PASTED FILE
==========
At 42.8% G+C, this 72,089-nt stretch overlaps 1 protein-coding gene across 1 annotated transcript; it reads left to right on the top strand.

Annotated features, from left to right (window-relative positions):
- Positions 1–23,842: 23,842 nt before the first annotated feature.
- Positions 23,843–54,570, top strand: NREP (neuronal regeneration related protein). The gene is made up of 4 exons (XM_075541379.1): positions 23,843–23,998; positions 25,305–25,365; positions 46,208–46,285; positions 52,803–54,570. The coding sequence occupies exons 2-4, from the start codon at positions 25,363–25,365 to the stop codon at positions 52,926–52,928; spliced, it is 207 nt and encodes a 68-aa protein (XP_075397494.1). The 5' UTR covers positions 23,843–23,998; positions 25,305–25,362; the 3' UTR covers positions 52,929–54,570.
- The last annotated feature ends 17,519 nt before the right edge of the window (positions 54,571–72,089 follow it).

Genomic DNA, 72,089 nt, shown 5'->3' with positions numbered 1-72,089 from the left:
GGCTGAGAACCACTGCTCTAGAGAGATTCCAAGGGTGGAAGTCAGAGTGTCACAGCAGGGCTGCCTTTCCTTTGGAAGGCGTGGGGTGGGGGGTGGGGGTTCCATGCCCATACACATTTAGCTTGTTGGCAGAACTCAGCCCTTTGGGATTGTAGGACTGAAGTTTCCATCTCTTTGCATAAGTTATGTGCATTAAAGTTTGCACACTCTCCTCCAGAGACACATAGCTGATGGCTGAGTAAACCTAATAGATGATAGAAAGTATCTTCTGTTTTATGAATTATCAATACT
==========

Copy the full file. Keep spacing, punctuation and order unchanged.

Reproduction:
At 42.8% G+C, this 72,089-nt stretch overlaps 1 protein-coding gene across 1 annotated transcript; it reads left to right on the top strand.

Annotated features, from left to right (window-relative positions):
- Positions 1–23,842: 23,842 nt before the first annotated feature.
- Positions 23,843–54,570, top strand: NREP (neuronal regeneration related protein). The gene is made up of 4 exons (XM_075541379.1): positions 23,843–23,998; positions 25,305–25,365; positions 46,208–46,285; positions 52,803–54,570. The coding sequence occupies exons 2-4, from the start codon at positions 25,363–25,365 to the stop codon at positions 52,926–52,928; spliced, it is 207 nt and encodes a 68-aa protein (XP_075397494.1). The 5' UTR covers positions 23,843–23,998; positions 25,305–25,362; the 3' UTR covers positions 52,929–54,570.
- The last annotated feature ends 17,519 nt before the right edge of the window (positions 54,571–72,089 follow it).

Genomic DNA, 72,089 nt, shown 5'->3' with positions numbered 1-72,089 from the left:
GGCTGAGAACCACTGCTCTAGAGAGATTCCAAGGGTGGAAGTCAGAGTGTCACAGCAGGGCTGCCTTTCCTTTGGAAGGCGTGGGGTGGGGGGTGGGGGTTCCATGCCCATACACATTTAGCTTGTTGGCAGAACTCAGCCCTTTGGGATTGTAGGACTGAAGTTTCCATCTCTTTGCATAAGTTATGTGCATTAAAGTTTGCACACTCTCCTCCAGAGACACATAGCTGATGGCTGAGTAAACCTAATAGATGATAGAAAGTATCTTCTGTTTTATGAATTATCAATACT